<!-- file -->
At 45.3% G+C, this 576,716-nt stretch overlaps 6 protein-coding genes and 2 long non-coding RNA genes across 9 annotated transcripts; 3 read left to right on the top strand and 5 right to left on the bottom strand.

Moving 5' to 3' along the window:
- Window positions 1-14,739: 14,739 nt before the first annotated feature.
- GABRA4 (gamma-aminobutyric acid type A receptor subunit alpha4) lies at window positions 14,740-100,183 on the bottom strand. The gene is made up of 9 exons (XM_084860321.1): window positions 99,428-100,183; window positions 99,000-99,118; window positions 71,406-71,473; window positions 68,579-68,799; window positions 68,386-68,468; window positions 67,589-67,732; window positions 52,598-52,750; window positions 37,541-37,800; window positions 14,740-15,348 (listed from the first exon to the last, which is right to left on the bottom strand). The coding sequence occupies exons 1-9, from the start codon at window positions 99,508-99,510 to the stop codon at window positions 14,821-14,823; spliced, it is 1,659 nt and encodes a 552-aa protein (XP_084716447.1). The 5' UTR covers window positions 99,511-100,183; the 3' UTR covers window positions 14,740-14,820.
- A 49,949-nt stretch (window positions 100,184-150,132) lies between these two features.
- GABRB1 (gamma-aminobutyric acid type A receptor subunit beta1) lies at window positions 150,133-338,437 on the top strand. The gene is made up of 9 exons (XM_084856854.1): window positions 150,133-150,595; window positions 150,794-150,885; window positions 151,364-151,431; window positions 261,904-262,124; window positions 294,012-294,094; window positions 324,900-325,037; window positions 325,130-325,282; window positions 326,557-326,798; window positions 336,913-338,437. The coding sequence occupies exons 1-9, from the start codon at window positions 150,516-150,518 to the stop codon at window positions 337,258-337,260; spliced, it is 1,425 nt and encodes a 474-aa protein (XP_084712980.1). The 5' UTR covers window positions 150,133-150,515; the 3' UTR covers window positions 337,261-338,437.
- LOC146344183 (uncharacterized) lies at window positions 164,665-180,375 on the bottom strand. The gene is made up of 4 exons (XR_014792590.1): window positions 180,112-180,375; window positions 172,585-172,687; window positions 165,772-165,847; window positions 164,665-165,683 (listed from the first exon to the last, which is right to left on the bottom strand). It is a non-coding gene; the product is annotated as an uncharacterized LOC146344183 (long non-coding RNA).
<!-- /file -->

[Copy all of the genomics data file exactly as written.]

At 45.3% G+C, this 576,716-nt stretch overlaps 6 protein-coding genes and 2 long non-coding RNA genes across 9 annotated transcripts; 3 read left to right on the top strand and 5 right to left on the bottom strand.

Moving 5' to 3' along the window:
- Window positions 1-14,739: 14,739 nt before the first annotated feature.
- GABRA4 (gamma-aminobutyric acid type A receptor subunit alpha4) lies at window positions 14,740-100,183 on the bottom strand. The gene is made up of 9 exons (XM_084860321.1): window positions 99,428-100,183; window positions 99,000-99,118; window positions 71,406-71,473; window positions 68,579-68,799; window positions 68,386-68,468; window positions 67,589-67,732; window positions 52,598-52,750; window positions 37,541-37,800; window positions 14,740-15,348 (listed from the first exon to the last, which is right to left on the bottom strand). The coding sequence occupies exons 1-9, from the start codon at window positions 99,508-99,510 to the stop codon at window positions 14,821-14,823; spliced, it is 1,659 nt and encodes a 552-aa protein (XP_084716447.1). The 5' UTR covers window positions 99,511-100,183; the 3' UTR covers window positions 14,740-14,820.
- A 49,949-nt stretch (window positions 100,184-150,132) lies between these two features.
- GABRB1 (gamma-aminobutyric acid type A receptor subunit beta1) lies at window positions 150,133-338,437 on the top strand. The gene is made up of 9 exons (XM_084856854.1): window positions 150,133-150,595; window positions 150,794-150,885; window positions 151,364-151,431; window positions 261,904-262,124; window positions 294,012-294,094; window positions 324,900-325,037; window positions 325,130-325,282; window positions 326,557-326,798; window positions 336,913-338,437. The coding sequence occupies exons 1-9, from the start codon at window positions 150,516-150,518 to the stop codon at window positions 337,258-337,260; spliced, it is 1,425 nt and encodes a 474-aa protein (XP_084712980.1). The 5' UTR covers window positions 150,133-150,515; the 3' UTR covers window positions 337,261-338,437.
- LOC146344183 (uncharacterized) lies at window positions 164,665-180,375 on the bottom strand. The gene is made up of 4 exons (XR_014792590.1): window positions 180,112-180,375; window positions 172,585-172,687; window positions 165,772-165,847; window positions 164,665-165,683 (listed from the first exon to the last, which is right to left on the bottom strand). It is a non-coding gene; the product is annotated as an uncharacterized LOC146344183 (long non-coding RNA).